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EATS: Restaurant Reviews and News

In The Mood: Pancakes

March 06, 1997

Flapjacks, griddle cakes, crepes; big as dinner plates or dollar-sized, pancakes hit the spot like nothing else--except, perhaps, that nap you take after a pancake breakfast.

* Marstons: In a small house near Old Pasadena, some of the best pancakes in Southern California are griddled Monday through Saturday mornings. Using a thin, very light buttermilk batter, the chef here will make you a stack of sublime plain pancakes, if you insist. But why not treat yourself to blueberry pancakes made with fresh Oregon berries, or the macadamia pancakes with fresh chopped macadamias both in the batter and strewn over the top? There is also a profound seven-grain pancake topped with seasonal fresh fruit, usually bananas and strawberries, sometimes raspberries. Prices range from $4.75 for blueberry pancakes to $7.95 for the seven-grainers. Marston's, 151 E. Walnut St., Pasadena, (818) 796-2459.

* Konditori: Pasadena's venerable and charming Scandinavian coffee shop sends out utterly irresistible Swedish pancakes; thin, eggy and dollar-sized, they come seven to an order with butter and syrup and, best of all, lingonberry jam. (I've witnessed otherwise circumspect eaters sail through two orders without blinking.) Pancakes only are $2.95; the Konditori Special, with pancakes, egg and a choice of ham or bacon is $4.75. Konditori, 230 S. Lake Ave., Pasadena, (818) 792-6600.

* The Backdoor: This small, neighborhood sidewalk bakery in Silver Lake has a bustling weekend breakfast crowd thanks, largely, to its Giant Fruit Pancake, a thick, tasty German-Dutch-style cake that's started in a skillet, baked until puffy and crusty in the oven, then finally filled, folded over and topped with pan-glazed fruit. Some days, the hot fruit is just bananas or apple, but you can occasionally hit the jackpot with mixed fresh berries. Such gratification is not immediate: These pancakes take a minimum of 10 minutes and, on busy mornings, up to half an hour. Served with additional butter and syrup. $5.50. The Backdoor, 1710 Silver Lake Blvd., Los Angeles, (213) 662-7927.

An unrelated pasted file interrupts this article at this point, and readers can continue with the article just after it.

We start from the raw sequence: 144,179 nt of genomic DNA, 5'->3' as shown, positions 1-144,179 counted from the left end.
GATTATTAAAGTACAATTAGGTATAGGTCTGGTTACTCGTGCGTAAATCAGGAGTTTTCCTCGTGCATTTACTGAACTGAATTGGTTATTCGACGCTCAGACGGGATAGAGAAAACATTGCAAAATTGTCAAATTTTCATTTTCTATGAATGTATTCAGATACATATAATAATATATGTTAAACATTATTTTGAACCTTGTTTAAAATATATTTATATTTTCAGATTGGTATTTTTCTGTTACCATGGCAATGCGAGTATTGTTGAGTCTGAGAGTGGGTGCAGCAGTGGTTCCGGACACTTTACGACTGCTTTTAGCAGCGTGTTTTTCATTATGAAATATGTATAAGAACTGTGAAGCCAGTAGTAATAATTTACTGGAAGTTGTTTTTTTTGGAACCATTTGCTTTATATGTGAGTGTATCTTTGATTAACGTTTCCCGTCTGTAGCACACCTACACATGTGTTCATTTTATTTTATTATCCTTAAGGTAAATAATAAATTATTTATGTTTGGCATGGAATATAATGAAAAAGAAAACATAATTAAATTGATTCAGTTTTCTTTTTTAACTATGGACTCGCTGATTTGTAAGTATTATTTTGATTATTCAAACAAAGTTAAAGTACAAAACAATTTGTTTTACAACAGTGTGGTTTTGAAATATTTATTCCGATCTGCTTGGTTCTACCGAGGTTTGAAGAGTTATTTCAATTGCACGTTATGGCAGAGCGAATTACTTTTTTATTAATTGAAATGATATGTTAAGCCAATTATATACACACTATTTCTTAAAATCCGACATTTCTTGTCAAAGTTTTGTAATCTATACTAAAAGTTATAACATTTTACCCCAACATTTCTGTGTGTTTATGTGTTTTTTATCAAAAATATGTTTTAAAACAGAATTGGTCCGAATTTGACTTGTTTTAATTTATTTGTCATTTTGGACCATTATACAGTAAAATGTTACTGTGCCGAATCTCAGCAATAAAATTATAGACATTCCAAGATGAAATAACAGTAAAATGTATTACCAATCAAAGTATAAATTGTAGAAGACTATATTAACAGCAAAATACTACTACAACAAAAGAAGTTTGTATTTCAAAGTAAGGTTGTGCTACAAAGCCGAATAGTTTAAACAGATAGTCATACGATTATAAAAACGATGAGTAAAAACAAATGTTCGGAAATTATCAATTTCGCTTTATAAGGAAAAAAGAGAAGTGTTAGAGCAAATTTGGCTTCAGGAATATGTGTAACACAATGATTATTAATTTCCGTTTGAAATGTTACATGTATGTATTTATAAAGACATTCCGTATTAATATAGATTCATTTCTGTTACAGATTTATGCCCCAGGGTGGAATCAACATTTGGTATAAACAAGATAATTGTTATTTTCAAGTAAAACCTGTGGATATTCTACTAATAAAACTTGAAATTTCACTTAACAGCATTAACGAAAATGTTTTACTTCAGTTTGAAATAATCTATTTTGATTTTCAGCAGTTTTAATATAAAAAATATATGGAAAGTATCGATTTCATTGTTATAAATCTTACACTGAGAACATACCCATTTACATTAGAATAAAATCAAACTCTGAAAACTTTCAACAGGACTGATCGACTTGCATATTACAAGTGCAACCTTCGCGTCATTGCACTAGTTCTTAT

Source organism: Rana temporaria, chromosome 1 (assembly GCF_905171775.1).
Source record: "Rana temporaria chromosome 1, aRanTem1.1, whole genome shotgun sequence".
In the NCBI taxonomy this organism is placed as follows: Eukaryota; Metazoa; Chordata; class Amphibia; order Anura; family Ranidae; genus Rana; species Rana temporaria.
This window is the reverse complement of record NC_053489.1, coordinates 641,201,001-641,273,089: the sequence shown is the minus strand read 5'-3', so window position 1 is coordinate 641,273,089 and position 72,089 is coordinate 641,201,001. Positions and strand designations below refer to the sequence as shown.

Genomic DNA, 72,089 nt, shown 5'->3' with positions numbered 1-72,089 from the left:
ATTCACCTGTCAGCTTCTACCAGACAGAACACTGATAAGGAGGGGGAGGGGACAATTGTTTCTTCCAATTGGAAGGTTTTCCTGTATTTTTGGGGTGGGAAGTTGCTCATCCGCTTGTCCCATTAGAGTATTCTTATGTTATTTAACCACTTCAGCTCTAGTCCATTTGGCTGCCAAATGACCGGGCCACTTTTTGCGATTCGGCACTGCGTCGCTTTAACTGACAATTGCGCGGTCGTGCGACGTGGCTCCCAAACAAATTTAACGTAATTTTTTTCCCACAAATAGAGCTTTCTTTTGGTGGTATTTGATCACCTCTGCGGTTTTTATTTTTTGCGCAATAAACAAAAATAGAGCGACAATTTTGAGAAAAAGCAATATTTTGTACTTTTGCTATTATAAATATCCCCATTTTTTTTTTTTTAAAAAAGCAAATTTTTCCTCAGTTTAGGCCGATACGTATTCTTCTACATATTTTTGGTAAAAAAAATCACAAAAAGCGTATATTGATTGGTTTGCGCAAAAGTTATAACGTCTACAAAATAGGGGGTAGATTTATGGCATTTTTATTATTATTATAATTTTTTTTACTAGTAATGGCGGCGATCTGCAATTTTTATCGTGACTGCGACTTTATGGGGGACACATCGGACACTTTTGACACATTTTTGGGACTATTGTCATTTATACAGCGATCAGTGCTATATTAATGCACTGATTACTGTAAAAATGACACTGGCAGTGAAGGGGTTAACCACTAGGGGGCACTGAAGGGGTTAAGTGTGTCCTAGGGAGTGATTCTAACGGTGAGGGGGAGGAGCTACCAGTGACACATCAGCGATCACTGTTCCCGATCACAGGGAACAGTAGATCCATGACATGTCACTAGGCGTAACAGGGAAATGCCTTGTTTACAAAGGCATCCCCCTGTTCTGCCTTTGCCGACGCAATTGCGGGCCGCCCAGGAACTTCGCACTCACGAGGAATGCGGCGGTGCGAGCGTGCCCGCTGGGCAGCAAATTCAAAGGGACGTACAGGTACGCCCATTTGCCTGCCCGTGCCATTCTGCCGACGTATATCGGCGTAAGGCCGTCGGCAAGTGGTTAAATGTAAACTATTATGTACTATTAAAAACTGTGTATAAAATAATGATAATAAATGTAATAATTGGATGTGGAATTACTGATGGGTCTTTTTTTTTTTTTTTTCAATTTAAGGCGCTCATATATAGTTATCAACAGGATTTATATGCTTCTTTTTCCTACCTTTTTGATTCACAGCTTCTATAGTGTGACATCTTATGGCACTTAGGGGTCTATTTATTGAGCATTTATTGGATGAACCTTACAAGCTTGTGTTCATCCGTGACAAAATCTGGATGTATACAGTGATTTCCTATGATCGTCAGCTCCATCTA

* Kokomo Cafe: Some like 'em hefty--thick, dense, stick-to-your-rib cakes. For pancakes to reckon with, head for the semi-open-air Kokomo Cafe in the Farmers Market where you can choose from cranberry-orange, banana-pecan, and Swiss cheese pancakes, not to mention the oddly named oat, cornmeal and wheat journey (as in take a journey) cakes. Served with real maple syrup, pancakes are priced from $3.75 to $4.75. Kokomo Cafe, Farmers Market, 6333 W. 3rd St., Los Angeles, (213) 933-0773.

* Rockenwagner: Available at brunch on Saturday and Sundays only, Hans Rockenwagner's thick-but-airy oven-baked German apple pancake is buttery, crusty, not too sweet and impossible to forget. Top it with creme frai^che and--if you must--butter. A glorious memory for $7.50. Rockenwagner, 2435 Main St., Santa Monica, (310) 399-6504.

* Uncle Bill's Pancake House: The pancake possibilities at Manhattan Beach's favorite breakfast spot are downright encyclopedic: Choose--if you can--from buttermilk, buckwheat, multigrain, blueberry, blueberry-buckwheat, chocolate chip, strawberry, cinnamon-apple, banana-nut, banana-nut buckwheat and macadamia nut pancakes. Prices range from $2.75 to $3.75 for short stacks (two), $3.75 to $4.75 for full stacks (four). Boysenberry and maple-flavored syrups come with every order; real maple syrup is $1 extra. Pancakes can be also substituted for toast or muffins on all breakfasts. Jocks mustn't miss the Body Builder Power Breakfast with four banana-nut buckwheat pancakes and five scrambled egg whites for $7.25. Be forewarned, though: Weekend breakfasts at Uncle Bill's can involve long waits. Uncle Bill's Pancake House, 1305 Highland Ave., Manhattan Beach, (310) 545-5177.

* Duke's: Sometimes, you just want pancakes at a coffee shop. So why not the excellent, fresh fruit-studded cakes--banana, apple or berry--at Dukes? At $5.50 a plateful, they're served with butter and syrup all day long. Dukes, 8909 Sunset Blvd., West Hollywood, (310) 652-3100.

* Musso and Frank: It's anybody's guess why they're called flannel cakes, but the so-named flapjacks are a mainstay on the menu at Musso and Frank, Hollywood's noir bar 'n' grill. A cross between a French pancake and a crepe, flannel cakes are made with two kinds of flour and scented with vanilla. Round and light, they're very thin and crusty brown and flat as a you-know-what. Served three to an order with maple or boysenberry syrup until 3 in the afternoon for $4.50. Musso and Frank, 6667 Hollywood Blvd., Hollywood, (231) 467-5123.

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